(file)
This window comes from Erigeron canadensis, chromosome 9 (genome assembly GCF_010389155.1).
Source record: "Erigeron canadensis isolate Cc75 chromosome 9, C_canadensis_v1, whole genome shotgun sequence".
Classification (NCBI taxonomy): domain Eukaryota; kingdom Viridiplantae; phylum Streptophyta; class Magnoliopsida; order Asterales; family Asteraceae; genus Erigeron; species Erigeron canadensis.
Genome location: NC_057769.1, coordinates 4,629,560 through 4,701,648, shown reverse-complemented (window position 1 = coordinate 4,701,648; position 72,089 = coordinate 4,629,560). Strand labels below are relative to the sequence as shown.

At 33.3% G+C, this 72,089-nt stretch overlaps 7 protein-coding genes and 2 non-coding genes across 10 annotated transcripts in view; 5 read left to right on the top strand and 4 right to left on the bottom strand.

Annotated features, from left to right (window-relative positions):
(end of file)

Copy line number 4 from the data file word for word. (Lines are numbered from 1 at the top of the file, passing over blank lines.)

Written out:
Genome location: NC_057769.1, coordinates 4,629,560 through 4,701,648, shown reverse-complemented (window position 1 = coordinate 4,701,648; position 72,089 = coordinate 4,629,560). Strand labels below are relative to the sequence as shown.